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Exclusive: Accelerate CEO On SPAC Arbitrage, Why You Can't Always Bet On SPAC Sponsors

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Exclusive: Accelerate CEO On SPAC Arbitrage, Why You Can't Always Bet On SPAC Sponsors

Julian Klymochko, the CEO and founder of Accelerate, joined Benzinga's "SPACs Attack" YouTube show to discuss the concept of SPAC arbitrage and a look at the SPAC market.

About Julian Klymochko, Accelerate: Klymochko worked at Ross Smith Asset Management, BMO Capital Markets and other funds before creating Accelerate in 2018.

Klymochko said he used to make rich people richer and decided to launch funds for everyday investors with hedge fund ETFs. Klymochko designed the strategies for the four Accelerate Fund ETFs.

The Accelerate Arbitrage Fund (TSX: ARB) provides exposure to SPAC and merger arbitrage investments. The fund holds over 80 SPACs and is highly diversified, according to Klymochko.

Accelerate Funds also runs the Accelerate Absolute Return Hedge Fund (TSX: HDGE), Accelerate Enhanced Canadian Benchmark Alternative Fund (TSX: ATSX) and Accelerate Private Equity Alpha Fund (TSX: ALFA).

Klymochko is a chartered financial analyst charterholder, the author of the book "Reminiscences of a Hedge Fund Operator" and the host of the "Absolute Return" podcast. Klymochko is also active on Twitter, sharing his thoughts on SPAC and merger deals.

SPAC Arbitrage Strategy: “Merger arbitrage is a strategy that has been around for many many decades,” Klymochko said, noting that Warren Buffett used the strategy years ago.

The Accelerate Funds founder broke down some examples of SPAC arbitrage on the show and in the video below.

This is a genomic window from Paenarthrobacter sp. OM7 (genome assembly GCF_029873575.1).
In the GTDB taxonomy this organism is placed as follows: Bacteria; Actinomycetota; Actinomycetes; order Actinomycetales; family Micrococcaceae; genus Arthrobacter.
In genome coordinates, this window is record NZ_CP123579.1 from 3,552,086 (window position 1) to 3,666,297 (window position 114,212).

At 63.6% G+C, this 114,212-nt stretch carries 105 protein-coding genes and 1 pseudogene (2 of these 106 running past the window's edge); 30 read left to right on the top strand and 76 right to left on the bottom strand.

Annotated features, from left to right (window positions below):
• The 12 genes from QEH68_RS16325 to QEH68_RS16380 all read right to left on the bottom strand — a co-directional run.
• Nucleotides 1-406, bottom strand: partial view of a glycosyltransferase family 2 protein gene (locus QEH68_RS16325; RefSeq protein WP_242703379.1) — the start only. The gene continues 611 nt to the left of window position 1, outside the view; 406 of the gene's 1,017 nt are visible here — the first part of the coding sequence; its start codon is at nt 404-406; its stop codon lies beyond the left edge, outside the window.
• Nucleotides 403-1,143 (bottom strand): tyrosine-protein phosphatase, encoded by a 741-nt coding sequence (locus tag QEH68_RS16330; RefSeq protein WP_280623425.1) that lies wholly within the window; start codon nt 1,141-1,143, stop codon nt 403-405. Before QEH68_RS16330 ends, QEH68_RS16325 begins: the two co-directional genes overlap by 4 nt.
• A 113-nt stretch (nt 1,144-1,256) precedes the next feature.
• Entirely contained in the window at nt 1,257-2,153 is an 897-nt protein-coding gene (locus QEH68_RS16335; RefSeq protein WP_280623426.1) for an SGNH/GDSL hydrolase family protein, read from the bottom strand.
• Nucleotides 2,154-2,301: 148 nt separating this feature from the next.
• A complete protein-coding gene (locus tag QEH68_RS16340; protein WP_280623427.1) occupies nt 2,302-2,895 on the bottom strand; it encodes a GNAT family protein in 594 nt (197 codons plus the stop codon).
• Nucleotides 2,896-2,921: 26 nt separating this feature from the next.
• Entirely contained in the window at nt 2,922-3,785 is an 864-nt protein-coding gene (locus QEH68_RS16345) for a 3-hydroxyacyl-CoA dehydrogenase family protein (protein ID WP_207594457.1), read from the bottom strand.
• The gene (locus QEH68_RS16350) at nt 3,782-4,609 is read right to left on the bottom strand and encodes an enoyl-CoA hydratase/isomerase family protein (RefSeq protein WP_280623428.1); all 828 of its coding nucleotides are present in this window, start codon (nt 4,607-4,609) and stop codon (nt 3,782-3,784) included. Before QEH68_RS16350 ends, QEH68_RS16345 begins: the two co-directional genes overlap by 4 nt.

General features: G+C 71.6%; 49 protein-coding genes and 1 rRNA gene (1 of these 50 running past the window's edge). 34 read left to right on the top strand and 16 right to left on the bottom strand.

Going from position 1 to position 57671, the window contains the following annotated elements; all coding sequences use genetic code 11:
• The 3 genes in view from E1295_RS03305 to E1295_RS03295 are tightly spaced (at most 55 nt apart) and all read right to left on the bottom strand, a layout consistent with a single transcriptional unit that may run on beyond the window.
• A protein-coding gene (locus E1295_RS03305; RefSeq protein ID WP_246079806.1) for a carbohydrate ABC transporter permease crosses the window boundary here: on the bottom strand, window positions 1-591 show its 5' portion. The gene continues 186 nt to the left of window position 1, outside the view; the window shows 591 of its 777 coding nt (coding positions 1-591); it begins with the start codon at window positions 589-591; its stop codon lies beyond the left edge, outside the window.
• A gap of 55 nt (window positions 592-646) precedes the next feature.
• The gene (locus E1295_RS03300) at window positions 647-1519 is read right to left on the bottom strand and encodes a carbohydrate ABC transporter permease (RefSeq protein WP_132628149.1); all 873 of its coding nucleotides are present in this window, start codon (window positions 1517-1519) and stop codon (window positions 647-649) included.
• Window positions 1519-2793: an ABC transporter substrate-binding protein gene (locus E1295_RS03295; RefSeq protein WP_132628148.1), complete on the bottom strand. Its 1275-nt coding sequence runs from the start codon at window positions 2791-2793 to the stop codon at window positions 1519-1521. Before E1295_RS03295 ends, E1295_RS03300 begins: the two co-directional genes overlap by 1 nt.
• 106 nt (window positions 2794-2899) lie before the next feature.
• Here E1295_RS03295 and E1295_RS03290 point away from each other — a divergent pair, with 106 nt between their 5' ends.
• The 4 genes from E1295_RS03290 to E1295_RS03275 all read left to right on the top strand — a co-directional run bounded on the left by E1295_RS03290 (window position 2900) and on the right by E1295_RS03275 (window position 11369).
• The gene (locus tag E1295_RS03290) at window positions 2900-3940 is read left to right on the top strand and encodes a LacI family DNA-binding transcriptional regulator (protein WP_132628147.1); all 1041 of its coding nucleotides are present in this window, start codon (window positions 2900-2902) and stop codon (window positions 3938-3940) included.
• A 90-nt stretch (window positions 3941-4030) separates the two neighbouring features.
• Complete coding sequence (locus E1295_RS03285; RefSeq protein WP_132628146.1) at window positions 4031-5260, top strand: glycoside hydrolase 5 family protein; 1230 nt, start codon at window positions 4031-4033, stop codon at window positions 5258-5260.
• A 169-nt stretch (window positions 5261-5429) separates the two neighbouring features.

“We really like SPAC arbitrage given that it's low risk as long as we’re buying at or below NAV.”

A phrase used by Klymochko is “heads we win, tails we win big.”

He told Benzinga there are several scenarios that play out in a SPAC arbitrage bet when buying shares below their net asset value. 

Buying a SPAC at $9.95 and owning shares and warrants presents a worse-case scenario of liquidating and getting back the $10-plus accrued interest, which generates around a 1% return.

The middle case scenario sees about a 6% to 7% return by redeeming shares and warrants on the deal.

The "tails, we win big" scenario is to buy below net asset value and then see the market respond well to an announced deal, sending shares higher, he said. 

SPAC Performance: Klymochko monitors over 225 SPACs and is looking at acquiring companies trading below their net asset value.

The Accelerate Arbitrage ETF launched in April, but uses a strategy that has been tracked by Klymochko for years.

“Diamondpeak Holdings for us was a big winner,” Klymochko said of the former SPAC that now trades as Lordstown Motors (NASDAQ: RIDE). The fund bought the SPAC below $10 and watched shares trade into the $30s.

Another winner for the Arbitrage Fund has been LifeSci Acquisition Corp (NASDAQ: LSAC), which is merging with Vincera Pharma. Shares were bought below $10 and are now trading above the $16 level.

Klymochko told Benzinga that betting on the sponsors or names behind SPACs doesn’t always work. He mentioned the difference in performance in Social Capital Hedosophia II (NYSE: IPOB) and Social Capital Hedosophia Capital III (NYSE: IPOC) despite both announcing deals and coming from the same sponsor.

“Only betting on the sponsor is not guaranteed to work.”

 

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